I Was Just Thinking About – FORGETTING - DEMENTIA.
Its a given that we’re all forgetful at times, regardless of our age and mental health. However, as we age, our risk of dementia increases, and by the age of 85 almost 35-percent of those in your age group will be afflicted with this degenerative disorder that causes gradually and worsening memory loss and mental skills. Some of the common symptoms of Dementia are: (1) Memory Loss. It is an inability to recall short term memory (or recent events). A study from Rutgers University estimates that roughly 50-percent of all Americans over 85-years of age suffer with Alzheimer’s Disease and that more than half of all dementia cases are misdiagnosed. (2) Behavioral Changes. Personality changes that may include the opposite manners or personality traits or just being inappropriate in public can signify the onset of Dementia. (3) Cognitive Decline. This could be as simple as an inability to reason or a more drastic decline in cognitive functions - thinking, learning, reading and retaining information, problem solving, language and speech.
Within the Body of Christ, the Biblical Church, how should we cope with those who may be in some stage of Dementia? Does the Church know how to relate to one who struggles with Dementia or who is closing in on Alzheimer’s? A couple of guidelines that can be considered, learned and implemented are: (1) ACCEPTANCE: Romans 15:7, “Accept one another just as Christ accepted you.” (2) SHOW KINDNESS and Understanding: Ephesians 4:32, “Be kind and compassionate to one another.” (3) ENCOURAGEMENT: Hebrews 10:25, “Encouraging one another.” (4) PRAYER James 5:13, “Is anyone among you in trouble? Let them Pray!” Since so many are sketchy about Mental Health and those who are affected in some way with mental health issues, a tendency is to marginalize that struggling soul. That often means non-acceptance or avoidance. If a person has forgotten who you are, just smile and say – “I am Jane” or “I am Joe”, etc. Special effort should be made to include the person. It will require an increased measure of patience and encouragement.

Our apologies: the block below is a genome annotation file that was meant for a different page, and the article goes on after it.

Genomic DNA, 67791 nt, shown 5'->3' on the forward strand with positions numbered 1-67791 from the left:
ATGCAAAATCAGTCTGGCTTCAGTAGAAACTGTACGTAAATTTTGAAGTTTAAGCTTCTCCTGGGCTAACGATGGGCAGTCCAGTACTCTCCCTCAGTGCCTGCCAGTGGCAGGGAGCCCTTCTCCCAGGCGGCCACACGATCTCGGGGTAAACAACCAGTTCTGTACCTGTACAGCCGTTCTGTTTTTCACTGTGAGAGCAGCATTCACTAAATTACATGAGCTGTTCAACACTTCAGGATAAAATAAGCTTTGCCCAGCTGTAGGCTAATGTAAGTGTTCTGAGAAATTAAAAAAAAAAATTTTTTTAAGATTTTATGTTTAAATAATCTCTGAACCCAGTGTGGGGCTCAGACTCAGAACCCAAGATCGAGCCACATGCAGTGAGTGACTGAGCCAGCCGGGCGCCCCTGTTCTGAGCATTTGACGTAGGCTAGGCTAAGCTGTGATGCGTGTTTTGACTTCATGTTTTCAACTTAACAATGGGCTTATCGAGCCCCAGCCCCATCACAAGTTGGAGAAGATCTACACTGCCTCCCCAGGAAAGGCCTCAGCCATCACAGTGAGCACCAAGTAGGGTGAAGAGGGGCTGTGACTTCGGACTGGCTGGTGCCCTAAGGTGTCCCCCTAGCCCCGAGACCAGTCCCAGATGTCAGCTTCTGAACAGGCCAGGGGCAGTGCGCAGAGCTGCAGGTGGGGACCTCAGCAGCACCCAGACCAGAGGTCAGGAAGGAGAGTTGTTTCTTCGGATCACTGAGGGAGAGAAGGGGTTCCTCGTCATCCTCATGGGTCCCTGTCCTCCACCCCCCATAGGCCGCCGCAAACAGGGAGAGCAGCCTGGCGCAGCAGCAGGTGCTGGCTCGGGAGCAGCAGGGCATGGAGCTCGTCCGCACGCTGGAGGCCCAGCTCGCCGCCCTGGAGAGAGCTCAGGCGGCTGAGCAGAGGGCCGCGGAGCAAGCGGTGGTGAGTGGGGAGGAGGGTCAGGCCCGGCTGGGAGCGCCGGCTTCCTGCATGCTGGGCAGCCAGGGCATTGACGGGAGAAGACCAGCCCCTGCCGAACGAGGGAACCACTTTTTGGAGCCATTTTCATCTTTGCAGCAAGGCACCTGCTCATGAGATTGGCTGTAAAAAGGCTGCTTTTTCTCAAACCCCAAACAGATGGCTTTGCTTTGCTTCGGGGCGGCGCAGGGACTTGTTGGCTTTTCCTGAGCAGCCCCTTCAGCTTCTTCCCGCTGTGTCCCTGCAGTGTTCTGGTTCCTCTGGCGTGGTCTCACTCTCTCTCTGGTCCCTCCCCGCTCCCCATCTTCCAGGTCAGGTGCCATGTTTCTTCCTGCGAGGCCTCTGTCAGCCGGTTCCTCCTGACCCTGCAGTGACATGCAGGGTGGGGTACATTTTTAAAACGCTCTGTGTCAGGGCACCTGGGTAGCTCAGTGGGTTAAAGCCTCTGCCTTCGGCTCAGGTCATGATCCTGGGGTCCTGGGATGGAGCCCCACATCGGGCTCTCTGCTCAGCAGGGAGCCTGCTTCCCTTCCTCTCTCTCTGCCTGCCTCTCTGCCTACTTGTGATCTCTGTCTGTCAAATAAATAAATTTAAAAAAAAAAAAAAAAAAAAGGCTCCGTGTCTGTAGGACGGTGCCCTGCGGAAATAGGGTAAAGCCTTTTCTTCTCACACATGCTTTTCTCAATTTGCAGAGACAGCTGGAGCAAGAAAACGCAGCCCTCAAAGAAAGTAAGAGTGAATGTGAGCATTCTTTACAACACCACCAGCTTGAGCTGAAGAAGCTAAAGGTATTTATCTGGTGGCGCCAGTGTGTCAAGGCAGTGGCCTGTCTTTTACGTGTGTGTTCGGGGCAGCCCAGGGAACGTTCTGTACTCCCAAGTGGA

A secular example of this care and assistance was seen in the life of Glen Campbell who was diagnosed with Alzheimer’s in 2011. In 2014, a very compelling documentary about his journey and effort to cope, "I’ll Be Me”, was released. Part of the film shows him on a farewell concert tour as his condition worsened. One thing that stands out in the documentary is the acceptance and kind understanding of his family, staff, musicians and audiences.
Should the Biblical Church be able to show even greater patience, under-standing, kindness, acceptance and appreciation for one of its own? I hope it/we can and will emulate a similar compassion.
Prayerfully – consider these things with me!